Uproar again in National Assembly over Supreme Court seeking proceedings record

Asif Bashir Chaudhary
Waqar Satti
A view of the National Assembly session underway with Speaker Raja Pervez Ashraf in the chair, on April 10, 2023. — Twitter/NAofPakistan
A view of the National Assembly session underway with Speaker Raja Pervez Ashraf in the chair, on April 10, 2023. — Twitter/NAofPakistan

ISLAMABAD: The treasury and opposition benches in the National Assembly Wednesday once again strongly protested against the Supreme Court's orders to the lower house of parliament for handing over the record of proceedings related to a bill.

The apex court has sought the house's proceedings regarding The Supreme Court (Practice and Procedure) Act, 2023, which seeks to regulate the powers of the chief justice and devolve them to a committee.

After strong protest from the benches, NA Speaker Raja Pervez Ashraf tasked a committee — which was formed earlier today to probe ex-CJP Saqib Nisar's audio leak — to oversee the matter of surrendering the record to the top court.

An eight-member bench of the top court, which is currently hearing the petitions against the controversial law had a day earlier directed Attorney General for Pakistan (AGP) Mansoor Awan to produce copies of the proceedings of the standing committee and the house "to understand the concerns and views of the lawmakers while passing the bill".

In response to the members' protests, the NA speaker told the National Assembly that he would not "compromise" on the supremacy of parliament. "There should be no doubt that the house is supreme when it comes to the country's matters."

The members voiced concerns against the top court's orders a day earlier as well and in an apparent tit-for-tat move, approved the formation of a committee to probe the alleged leak of a conversation between former CJP Saqib Nisar's son and another person, where the former purportedly demanded Rs12 million for a party ticket in the Punjab Assembly elections.

'Locked horns'

In his speech on the floor of the house earlier, Defence Minister Khawaja Asif said two institutions — the parliament and the Supreme Court — have locked horns. In a reference to the SC's infighting, he said there seems to be a difference of opinion between the people who interpret the Constitution.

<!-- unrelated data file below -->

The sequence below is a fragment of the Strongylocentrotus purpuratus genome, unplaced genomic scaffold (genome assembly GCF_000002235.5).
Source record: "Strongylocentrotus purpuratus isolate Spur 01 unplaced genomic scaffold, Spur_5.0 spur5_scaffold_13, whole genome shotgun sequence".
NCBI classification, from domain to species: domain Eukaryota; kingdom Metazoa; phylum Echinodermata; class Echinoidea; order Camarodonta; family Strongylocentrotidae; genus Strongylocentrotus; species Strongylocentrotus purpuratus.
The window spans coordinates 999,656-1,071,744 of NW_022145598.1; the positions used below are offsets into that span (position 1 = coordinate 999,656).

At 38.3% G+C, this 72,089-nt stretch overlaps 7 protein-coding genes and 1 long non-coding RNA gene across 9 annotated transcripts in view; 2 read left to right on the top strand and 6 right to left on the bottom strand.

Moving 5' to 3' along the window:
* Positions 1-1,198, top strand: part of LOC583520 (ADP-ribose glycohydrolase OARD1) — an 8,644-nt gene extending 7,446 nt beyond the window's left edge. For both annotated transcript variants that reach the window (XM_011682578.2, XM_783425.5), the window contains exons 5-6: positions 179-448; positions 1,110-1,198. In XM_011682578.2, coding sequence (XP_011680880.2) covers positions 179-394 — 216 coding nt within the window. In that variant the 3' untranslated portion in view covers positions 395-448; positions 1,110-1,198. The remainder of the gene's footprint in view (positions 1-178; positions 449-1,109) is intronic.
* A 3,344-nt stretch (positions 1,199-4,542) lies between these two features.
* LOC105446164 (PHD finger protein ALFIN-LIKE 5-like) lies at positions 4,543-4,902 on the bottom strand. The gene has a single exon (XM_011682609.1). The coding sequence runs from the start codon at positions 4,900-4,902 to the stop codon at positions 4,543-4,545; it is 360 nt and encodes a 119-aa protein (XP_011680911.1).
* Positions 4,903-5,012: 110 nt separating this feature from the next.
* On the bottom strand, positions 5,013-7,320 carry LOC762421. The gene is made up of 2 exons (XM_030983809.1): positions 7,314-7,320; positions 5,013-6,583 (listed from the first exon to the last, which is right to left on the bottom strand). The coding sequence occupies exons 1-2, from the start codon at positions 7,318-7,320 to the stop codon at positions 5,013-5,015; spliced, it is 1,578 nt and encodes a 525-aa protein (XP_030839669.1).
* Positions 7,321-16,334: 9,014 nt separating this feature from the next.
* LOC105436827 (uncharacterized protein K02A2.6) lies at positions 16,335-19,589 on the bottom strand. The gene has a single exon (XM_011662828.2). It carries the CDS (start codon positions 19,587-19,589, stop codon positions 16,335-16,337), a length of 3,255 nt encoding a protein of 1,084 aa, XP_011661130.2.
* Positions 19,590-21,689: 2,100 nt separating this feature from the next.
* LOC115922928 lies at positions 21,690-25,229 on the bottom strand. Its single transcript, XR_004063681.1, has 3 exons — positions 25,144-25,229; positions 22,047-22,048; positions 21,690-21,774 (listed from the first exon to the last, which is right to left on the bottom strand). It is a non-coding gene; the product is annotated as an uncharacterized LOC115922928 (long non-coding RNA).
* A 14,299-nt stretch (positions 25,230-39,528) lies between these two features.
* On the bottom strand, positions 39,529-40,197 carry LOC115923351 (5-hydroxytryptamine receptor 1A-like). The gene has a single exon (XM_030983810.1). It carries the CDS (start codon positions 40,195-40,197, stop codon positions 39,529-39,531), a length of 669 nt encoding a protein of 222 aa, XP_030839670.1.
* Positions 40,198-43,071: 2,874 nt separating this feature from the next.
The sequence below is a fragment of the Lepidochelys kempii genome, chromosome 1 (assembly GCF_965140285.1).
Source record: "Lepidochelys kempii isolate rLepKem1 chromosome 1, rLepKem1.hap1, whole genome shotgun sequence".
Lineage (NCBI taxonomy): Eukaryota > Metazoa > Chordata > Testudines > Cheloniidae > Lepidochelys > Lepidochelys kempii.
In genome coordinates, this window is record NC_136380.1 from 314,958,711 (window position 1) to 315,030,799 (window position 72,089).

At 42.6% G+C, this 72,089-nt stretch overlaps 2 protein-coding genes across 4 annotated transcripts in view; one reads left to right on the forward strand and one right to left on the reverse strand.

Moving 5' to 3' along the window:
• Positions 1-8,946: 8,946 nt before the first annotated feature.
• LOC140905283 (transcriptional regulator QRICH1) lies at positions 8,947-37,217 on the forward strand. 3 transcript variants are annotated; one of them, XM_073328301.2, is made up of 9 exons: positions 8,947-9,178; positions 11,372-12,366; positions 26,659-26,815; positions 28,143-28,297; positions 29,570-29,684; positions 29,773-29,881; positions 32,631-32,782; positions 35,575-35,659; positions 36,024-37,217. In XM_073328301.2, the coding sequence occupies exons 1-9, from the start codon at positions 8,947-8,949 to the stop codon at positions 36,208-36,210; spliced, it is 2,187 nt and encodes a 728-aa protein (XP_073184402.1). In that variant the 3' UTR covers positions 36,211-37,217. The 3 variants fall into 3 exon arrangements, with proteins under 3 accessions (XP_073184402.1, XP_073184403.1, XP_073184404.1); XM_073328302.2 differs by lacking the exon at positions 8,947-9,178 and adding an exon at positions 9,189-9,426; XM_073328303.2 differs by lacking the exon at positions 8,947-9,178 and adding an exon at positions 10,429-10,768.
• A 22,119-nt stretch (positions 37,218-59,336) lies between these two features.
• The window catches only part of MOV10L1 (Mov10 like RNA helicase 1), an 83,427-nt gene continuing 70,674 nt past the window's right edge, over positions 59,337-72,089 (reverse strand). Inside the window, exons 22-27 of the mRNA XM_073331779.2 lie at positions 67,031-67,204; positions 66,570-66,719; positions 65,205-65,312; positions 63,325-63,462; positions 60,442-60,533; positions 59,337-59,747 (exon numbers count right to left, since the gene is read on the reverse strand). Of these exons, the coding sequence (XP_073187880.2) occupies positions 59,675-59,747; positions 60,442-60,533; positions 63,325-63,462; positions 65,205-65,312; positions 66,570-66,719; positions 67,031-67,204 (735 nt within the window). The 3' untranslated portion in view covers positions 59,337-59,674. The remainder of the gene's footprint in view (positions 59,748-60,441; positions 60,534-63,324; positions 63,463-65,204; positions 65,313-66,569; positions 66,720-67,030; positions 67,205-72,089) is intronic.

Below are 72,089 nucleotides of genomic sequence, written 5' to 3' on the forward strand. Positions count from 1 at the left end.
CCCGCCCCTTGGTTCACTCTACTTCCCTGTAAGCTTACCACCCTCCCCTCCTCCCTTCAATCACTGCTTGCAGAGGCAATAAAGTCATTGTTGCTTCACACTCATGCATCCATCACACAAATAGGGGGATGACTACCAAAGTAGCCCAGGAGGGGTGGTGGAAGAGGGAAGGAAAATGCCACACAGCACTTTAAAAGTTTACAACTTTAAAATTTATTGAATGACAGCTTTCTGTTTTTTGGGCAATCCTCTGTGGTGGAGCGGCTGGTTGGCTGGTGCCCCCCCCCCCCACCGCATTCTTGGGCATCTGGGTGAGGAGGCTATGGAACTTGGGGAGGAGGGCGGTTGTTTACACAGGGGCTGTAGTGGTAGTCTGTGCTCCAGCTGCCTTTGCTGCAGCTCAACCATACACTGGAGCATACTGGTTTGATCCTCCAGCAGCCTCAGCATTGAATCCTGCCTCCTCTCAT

The defence minister proposed to form a committee which would analyse the results of orders by former chief justice of Pakistan Muhammad Munir and others.

"We are at a crucial juncture of history. We respect the court, but we are against courts breaching their constitutional limits," the minister said, noting that when the Constitution was violated in the past, judges were the ones who allowed it.

Asif reminded the courts that more than 400,000 cases were pending and advised them to come face-to-face with the parliament after they're done wrapping up the cases.

The minister also recommended giving the assembly the status of a committee and summoning Chief Justice Umar Ata Bandial for questioning.

In his speech, former prime minister Shahid Khaqan Abbasi said the house's record cannot be handed over to the top court without informing the NA members.

"This is a very serious matter. This house is supreme and the creator of the Supreme Court," Abbasi, who is also a leader of the Pakistan Muslim League-Nawaz, said.

Noor Alam Khan, a leader of the Pakistan Tehreek-e-Insaf and the Public Accounts Committee chairman, noted that an audit of the Supreme Court has not been conducted in at least a decade.

"We have summoned the Supreme Court's principal accounting officer and we have also sought the details of the Mohmand Dam Fund," the PTI leader said, also noting that his committee has sought the details of judges' salaries.